Internet parlors ask for late hours until closure
By Kenneth Fine
Published in News on July 20, 2010 1:46 PM
Businesses like this internet parlor on Berkeley Boulevard are asking Goldsboro City Council to remove restrictions on their hours of operation, saying they only have a few more months before they will be closing because of state regulations.
Two local business owners spoke out during a public hearing involving proposed changes to the city's Unified Development Ordinance held during Monday's City Council meeting.
And their concern -- that the board's approval of the revisions would limit operating hours for Internet cafes -- was a shared one.
Goldsboro Internet World owner Tom Britt requested that council members reject the 7 a.m. to midnight schedule and allow his business to stay open until 2 a.m.
"As you know, we've been banned by the House and the Senate in Raleigh, so we're going to be closing Dec. 1," he said. "I was wondering ... our business hours are ... to 2 a.m. I would like to request that those hours be given to us because we've only got four more months."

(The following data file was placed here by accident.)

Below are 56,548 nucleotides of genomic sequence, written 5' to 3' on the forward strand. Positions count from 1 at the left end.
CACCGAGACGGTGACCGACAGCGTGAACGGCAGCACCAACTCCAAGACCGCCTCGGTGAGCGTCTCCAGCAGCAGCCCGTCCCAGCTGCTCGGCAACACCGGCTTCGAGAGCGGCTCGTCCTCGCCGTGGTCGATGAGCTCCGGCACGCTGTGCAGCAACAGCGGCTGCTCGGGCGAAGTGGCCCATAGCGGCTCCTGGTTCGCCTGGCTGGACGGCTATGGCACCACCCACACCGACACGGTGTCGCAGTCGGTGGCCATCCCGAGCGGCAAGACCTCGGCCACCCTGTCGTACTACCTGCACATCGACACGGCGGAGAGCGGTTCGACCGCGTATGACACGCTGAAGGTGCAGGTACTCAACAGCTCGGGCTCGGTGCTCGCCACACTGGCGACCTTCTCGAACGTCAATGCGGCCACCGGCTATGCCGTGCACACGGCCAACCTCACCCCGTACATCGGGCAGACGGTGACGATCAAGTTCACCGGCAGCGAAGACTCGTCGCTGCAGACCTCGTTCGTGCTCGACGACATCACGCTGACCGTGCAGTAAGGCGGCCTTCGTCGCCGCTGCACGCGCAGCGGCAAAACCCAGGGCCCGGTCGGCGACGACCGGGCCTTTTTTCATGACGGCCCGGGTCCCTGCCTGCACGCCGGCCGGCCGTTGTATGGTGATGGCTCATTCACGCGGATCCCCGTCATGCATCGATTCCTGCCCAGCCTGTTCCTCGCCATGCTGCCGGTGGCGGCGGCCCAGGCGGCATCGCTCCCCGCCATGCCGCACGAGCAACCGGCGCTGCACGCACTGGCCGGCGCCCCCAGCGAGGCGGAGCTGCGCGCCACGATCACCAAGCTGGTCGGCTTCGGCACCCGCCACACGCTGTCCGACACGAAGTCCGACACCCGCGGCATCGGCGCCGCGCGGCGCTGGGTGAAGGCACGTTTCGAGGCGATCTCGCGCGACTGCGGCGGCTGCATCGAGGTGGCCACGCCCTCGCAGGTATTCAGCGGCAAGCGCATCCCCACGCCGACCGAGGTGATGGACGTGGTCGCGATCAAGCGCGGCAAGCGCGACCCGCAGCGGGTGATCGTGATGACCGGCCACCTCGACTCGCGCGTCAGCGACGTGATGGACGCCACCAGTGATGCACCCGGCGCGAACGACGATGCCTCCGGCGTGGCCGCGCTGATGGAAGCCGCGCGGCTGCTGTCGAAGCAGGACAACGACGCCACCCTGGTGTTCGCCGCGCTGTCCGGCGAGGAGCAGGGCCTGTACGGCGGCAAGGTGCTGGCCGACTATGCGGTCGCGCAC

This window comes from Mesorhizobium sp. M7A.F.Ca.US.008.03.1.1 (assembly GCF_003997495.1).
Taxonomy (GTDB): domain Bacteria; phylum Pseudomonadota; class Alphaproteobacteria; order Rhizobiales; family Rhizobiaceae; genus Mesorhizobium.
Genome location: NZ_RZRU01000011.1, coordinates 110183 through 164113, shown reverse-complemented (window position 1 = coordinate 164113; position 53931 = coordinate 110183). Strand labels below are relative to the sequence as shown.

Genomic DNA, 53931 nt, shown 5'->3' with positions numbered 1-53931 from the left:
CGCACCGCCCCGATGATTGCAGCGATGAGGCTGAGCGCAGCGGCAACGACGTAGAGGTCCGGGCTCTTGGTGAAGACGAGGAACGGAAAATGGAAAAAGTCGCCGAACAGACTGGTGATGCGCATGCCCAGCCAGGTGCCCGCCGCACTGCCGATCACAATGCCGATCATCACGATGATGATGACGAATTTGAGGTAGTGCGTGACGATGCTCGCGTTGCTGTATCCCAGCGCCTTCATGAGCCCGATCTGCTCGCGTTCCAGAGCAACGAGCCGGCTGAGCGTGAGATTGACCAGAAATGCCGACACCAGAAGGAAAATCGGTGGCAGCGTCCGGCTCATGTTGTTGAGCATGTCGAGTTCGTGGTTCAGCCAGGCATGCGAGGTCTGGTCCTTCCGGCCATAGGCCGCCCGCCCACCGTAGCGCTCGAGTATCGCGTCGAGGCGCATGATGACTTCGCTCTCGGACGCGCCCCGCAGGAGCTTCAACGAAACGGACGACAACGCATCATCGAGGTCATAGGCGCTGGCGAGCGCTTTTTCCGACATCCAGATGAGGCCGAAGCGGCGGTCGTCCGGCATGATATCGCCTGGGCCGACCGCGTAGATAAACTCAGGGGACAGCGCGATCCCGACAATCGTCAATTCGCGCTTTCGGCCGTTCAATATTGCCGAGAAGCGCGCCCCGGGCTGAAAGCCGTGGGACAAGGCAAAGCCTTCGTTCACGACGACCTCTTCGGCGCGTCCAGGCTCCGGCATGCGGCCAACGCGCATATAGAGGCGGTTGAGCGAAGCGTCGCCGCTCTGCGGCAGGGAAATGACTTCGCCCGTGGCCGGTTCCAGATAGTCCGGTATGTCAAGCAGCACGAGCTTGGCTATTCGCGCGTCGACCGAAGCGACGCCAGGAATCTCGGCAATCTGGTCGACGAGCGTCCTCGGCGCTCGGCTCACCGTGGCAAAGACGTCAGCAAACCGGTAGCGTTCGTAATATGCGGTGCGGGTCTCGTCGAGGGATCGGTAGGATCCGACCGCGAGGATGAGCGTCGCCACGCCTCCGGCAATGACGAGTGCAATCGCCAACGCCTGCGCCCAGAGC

Jay Patel agreed.
The council has, after all, already made it more difficult for people like himself to turn a profit, he said -- as of June 1, the Internet cafes that operate inside the city limits were required to pay a $2,500 licensing fee and an additional $1,000 per machine tax.
"So the problem comes ... when you limit our hours," Patel told the board. "It is very hard to recover money like that when you're limiting our hours."
No decision on the matter was made at Monday's meeting.
But Mayor Al King assured the men that the council would take their shared request into consideration before a vote is had.
"The people who will make that decision are sitting here," he said. "And we'll consider it."
The North Carolina Legislature voted July 7 to attempt to make clear again that a 2006 ban on video poker also applies to computer-based sweepstakes games found at businesses inside strip malls and old storefronts statewide.
In an 86-27 vote that gave final passage to the bill, the House agreed to the Senate's plan to eliminate by Dec. 1 the games that gambling opponents say seduce players and take their money.